Wednesday, September 24, 2008

We Need a Tourist Attraction--Let's Go Buy It!

In 1895, a thirty-five year old German immigrant, Ignaz Schwinn, incorporated the Schwinn Bicycle Company in Chicago. The company quickly became an innovator in the industry, introducing such innovations as a two inch wider tire than earlier bikes and a larger spring-supported seat, both of which provided a much more comfortable ride. As a kid I always rode a Schwinn and dreamt of riding the new String-Ray model when it was introduced in 1963.

Our first major industrial project was building a new bicycle plant and it always fascinated me to see how a new bicycle was built in my many visits to that plant when it was in operation. A dozen years ago I visited the Schwinn Bicycle Museum, near Chicago’s Navy Pier, but problems at the company still owned by the Schwinn family resulted in that museum closing its doors. I didn’t realize that the famous Schwinn family bicycle collection was still virtually complete until I visited New Bremen, OH earlier this month. It was great fun to see the wonderful collection still intact in New Bremen!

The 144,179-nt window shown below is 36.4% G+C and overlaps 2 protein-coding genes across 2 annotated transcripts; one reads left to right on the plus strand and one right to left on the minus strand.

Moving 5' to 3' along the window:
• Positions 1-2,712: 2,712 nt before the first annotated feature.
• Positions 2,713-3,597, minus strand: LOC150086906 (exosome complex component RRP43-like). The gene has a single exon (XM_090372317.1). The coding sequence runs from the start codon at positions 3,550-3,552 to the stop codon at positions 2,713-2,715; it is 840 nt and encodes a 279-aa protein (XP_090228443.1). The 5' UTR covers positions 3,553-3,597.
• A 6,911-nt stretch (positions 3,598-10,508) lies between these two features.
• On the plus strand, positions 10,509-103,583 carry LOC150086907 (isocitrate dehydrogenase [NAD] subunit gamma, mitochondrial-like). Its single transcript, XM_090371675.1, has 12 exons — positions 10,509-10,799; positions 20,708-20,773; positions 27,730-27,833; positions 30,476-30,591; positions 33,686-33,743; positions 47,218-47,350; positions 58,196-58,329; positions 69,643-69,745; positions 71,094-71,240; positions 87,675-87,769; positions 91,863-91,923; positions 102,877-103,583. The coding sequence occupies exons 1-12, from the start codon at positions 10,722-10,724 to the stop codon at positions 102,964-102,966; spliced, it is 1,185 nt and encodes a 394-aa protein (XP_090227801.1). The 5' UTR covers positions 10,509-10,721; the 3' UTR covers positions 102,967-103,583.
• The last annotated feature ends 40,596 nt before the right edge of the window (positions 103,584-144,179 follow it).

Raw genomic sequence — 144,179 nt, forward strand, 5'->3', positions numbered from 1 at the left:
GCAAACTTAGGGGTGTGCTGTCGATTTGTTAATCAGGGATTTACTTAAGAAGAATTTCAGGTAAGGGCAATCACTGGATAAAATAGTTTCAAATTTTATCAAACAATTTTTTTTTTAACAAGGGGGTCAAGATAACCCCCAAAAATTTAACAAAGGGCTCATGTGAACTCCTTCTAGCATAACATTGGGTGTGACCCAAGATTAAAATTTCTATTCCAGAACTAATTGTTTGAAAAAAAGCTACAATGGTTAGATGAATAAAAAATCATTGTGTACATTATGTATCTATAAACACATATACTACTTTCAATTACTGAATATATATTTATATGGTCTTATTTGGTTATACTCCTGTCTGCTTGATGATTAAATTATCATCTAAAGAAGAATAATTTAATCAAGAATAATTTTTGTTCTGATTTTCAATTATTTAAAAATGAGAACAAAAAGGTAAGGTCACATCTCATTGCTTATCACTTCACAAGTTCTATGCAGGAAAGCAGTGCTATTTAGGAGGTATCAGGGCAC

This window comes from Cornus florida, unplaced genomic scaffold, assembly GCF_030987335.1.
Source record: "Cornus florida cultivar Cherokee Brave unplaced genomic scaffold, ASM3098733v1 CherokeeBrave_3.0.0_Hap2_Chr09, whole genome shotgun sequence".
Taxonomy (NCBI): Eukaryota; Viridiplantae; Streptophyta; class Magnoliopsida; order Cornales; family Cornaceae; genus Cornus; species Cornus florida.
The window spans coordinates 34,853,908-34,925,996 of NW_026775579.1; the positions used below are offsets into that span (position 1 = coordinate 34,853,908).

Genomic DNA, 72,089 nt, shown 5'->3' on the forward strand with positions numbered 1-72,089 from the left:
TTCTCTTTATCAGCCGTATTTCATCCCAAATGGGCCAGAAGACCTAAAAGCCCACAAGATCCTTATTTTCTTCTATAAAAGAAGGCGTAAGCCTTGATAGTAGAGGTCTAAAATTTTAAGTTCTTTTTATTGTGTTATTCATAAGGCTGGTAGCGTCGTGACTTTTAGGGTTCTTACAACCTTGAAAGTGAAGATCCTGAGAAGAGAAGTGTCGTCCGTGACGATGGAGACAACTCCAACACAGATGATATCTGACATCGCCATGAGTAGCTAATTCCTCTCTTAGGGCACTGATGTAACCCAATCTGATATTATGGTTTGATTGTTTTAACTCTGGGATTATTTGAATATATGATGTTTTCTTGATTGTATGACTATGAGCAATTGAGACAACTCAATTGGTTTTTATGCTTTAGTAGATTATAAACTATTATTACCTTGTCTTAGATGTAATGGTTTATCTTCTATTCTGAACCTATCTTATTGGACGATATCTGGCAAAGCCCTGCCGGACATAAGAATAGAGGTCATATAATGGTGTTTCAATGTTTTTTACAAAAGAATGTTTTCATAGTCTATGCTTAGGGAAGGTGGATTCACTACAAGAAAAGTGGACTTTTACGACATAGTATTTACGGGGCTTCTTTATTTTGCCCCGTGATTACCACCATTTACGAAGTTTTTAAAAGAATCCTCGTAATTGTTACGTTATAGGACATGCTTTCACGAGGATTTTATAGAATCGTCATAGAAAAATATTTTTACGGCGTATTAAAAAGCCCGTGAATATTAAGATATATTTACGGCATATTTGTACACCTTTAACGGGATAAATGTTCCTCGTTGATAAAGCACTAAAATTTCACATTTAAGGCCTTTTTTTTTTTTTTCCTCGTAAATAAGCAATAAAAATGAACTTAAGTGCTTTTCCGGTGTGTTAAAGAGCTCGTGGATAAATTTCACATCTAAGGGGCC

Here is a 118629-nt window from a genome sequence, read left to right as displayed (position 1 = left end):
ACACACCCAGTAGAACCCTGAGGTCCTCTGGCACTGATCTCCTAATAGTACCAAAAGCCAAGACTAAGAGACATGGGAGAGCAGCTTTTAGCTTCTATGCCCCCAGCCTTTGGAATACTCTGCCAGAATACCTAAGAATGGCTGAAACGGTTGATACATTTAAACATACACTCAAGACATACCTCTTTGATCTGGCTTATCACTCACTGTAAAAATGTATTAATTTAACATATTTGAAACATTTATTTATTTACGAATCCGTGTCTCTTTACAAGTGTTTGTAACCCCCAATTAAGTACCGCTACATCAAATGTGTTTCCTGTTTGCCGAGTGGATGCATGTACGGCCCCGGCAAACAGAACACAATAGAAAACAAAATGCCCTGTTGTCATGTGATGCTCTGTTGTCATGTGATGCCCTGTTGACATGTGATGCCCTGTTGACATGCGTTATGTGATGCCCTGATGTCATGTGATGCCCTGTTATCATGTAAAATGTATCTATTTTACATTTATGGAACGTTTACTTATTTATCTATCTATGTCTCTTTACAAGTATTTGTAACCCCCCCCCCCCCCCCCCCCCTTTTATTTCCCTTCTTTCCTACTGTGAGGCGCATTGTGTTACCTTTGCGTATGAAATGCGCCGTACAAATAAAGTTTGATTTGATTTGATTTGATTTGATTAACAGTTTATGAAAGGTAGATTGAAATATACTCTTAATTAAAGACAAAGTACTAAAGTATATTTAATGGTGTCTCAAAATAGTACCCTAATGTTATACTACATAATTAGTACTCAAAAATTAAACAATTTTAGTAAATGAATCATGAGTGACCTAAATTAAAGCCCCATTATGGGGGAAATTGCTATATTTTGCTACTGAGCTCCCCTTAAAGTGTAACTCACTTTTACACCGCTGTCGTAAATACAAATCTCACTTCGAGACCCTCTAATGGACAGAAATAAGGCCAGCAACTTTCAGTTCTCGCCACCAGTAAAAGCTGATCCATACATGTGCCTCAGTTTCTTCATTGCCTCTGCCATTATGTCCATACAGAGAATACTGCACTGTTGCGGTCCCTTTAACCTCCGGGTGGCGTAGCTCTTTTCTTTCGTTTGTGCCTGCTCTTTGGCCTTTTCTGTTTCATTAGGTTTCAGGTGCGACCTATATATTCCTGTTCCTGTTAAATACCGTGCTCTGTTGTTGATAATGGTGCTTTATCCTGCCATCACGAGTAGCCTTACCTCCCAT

The Bicycle Museum of America, as it is now known, was bought by James Dicke II, in 1997 when he traveled to Chicago, buying 162 of the 178 different lots offered at the dispersal auction of the Schwinn family collection. In all Dicke spent almost $700,000 to buy everything from an 1869 Dexter boneshaker that was made in Poughkeepsie, NY to the one-millionth bicycle to roll off the Schwinn assembly line, a 1968 Sting-Ray Orange Krate.

Although rumors were that either Jay Leno or Clint Eastwood were the big buyers, James Dicke II bought the collection because, “My hometown needs a tourist attraction.”

The Dicke family owns
Crown Equipment, where his son, fourth generation James III is president of the company. The company was started in New Bremen by brothers Carl and Allen Dicke in 1945 to make temperature controls for coal burning furnaces. When TV became popular, they began manufacturing antenna rotators, which helped to give better reception. While those early products are clearly obsolete today, the company continued to diversify, beginning to produce lift trucks in 1957, something that it continues to do today in the USA and overseas.

From humble beginnings in New Bremen, the company is still producing products there and is where its worldwide administration and product development continues to take place. Local firms put down strong local roots, of which the Dicke family is a great example.

1 comment:

divyesh said...

It is eally informative blog. I love to read such blogs in my holiday time.